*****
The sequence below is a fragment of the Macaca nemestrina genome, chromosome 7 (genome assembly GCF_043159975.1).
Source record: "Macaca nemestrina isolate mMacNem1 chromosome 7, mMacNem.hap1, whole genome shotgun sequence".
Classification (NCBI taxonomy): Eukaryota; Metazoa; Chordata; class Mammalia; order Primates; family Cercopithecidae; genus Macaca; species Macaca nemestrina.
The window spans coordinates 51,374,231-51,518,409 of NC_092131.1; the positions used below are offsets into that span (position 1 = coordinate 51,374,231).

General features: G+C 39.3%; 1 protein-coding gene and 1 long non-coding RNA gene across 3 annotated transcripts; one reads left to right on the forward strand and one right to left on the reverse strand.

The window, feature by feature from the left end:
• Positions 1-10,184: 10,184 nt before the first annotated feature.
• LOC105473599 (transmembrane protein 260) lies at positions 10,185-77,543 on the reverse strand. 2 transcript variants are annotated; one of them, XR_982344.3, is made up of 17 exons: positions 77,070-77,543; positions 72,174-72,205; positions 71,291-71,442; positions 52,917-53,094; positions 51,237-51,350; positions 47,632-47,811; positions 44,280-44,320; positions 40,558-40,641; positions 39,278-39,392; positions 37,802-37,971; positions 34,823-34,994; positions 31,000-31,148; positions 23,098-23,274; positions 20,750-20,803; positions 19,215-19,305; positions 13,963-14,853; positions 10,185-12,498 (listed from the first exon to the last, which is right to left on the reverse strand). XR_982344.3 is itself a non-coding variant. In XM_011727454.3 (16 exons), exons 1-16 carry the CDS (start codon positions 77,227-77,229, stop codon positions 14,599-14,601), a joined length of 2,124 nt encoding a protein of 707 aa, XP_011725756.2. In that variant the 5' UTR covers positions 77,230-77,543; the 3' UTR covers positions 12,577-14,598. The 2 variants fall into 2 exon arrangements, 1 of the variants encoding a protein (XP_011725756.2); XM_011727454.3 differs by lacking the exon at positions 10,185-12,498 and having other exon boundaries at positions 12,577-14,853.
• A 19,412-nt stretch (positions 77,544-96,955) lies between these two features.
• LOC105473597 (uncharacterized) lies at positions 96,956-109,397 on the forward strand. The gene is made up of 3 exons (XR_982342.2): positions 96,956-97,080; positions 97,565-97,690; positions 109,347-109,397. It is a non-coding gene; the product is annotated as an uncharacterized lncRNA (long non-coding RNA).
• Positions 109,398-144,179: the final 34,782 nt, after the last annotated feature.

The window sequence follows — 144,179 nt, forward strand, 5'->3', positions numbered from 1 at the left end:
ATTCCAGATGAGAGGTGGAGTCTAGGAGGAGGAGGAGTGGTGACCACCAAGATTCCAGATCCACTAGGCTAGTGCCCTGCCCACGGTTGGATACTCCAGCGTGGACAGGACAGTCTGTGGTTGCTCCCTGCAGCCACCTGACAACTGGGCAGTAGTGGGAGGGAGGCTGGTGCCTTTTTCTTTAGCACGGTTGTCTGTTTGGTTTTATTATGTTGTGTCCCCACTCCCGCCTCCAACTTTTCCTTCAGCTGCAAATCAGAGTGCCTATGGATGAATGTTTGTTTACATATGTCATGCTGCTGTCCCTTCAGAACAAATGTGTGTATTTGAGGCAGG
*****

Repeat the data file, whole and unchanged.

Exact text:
The sequence below is a fragment of the Macaca nemestrina genome, chromosome 7 (genome assembly GCF_043159975.1).
Source record: "Macaca nemestrina isolate mMacNem1 chromosome 7, mMacNem.hap1, whole genome shotgun sequence".
Classification (NCBI taxonomy): Eukaryota; Metazoa; Chordata; class Mammalia; order Primates; family Cercopithecidae; genus Macaca; species Macaca nemestrina.
The window spans coordinates 51,374,231-51,518,409 of NC_092131.1; the positions used below are offsets into that span (position 1 = coordinate 51,374,231).

General features: G+C 39.3%; 1 protein-coding gene and 1 long non-coding RNA gene across 3 annotated transcripts; one reads left to right on the forward strand and one right to left on the reverse strand.

The window, feature by feature from the left end:
• Positions 1-10,184: 10,184 nt before the first annotated feature.
• LOC105473599 (transmembrane protein 260) lies at positions 10,185-77,543 on the reverse strand. 2 transcript variants are annotated; one of them, XR_982344.3, is made up of 17 exons: positions 77,070-77,543; positions 72,174-72,205; positions 71,291-71,442; positions 52,917-53,094; positions 51,237-51,350; positions 47,632-47,811; positions 44,280-44,320; positions 40,558-40,641; positions 39,278-39,392; positions 37,802-37,971; positions 34,823-34,994; positions 31,000-31,148; positions 23,098-23,274; positions 20,750-20,803; positions 19,215-19,305; positions 13,963-14,853; positions 10,185-12,498 (listed from the first exon to the last, which is right to left on the reverse strand). XR_982344.3 is itself a non-coding variant. In XM_011727454.3 (16 exons), exons 1-16 carry the CDS (start codon positions 77,227-77,229, stop codon positions 14,599-14,601), a joined length of 2,124 nt encoding a protein of 707 aa, XP_011725756.2. In that variant the 5' UTR covers positions 77,230-77,543; the 3' UTR covers positions 12,577-14,598. The 2 variants fall into 2 exon arrangements, 1 of the variants encoding a protein (XP_011725756.2); XM_011727454.3 differs by lacking the exon at positions 10,185-12,498 and having other exon boundaries at positions 12,577-14,853.
• A 19,412-nt stretch (positions 77,544-96,955) lies between these two features.
• LOC105473597 (uncharacterized) lies at positions 96,956-109,397 on the forward strand. The gene is made up of 3 exons (XR_982342.2): positions 96,956-97,080; positions 97,565-97,690; positions 109,347-109,397. It is a non-coding gene; the product is annotated as an uncharacterized lncRNA (long non-coding RNA).
• Positions 109,398-144,179: the final 34,782 nt, after the last annotated feature.

The window sequence follows — 144,179 nt, forward strand, 5'->3', positions numbered from 1 at the left end:
ATTCCAGATGAGAGGTGGAGTCTAGGAGGAGGAGGAGTGGTGACCACCAAGATTCCAGATCCACTAGGCTAGTGCCCTGCCCACGGTTGGATACTCCAGCGTGGACAGGACAGTCTGTGGTTGCTCCCTGCAGCCACCTGACAACTGGGCAGTAGTGGGAGGGAGGCTGGTGCCTTTTTCTTTAGCACGGTTGTCTGTTTGGTTTTATTATGTTGTGTCCCCACTCCCGCCTCCAACTTTTCCTTCAGCTGCAAATCAGAGTGCCTATGGATGAATGTTTGTTTACATATGTCATGCTGCTGTCCCTTCAGAACAAATGTGTGTATTTGAGGCAGG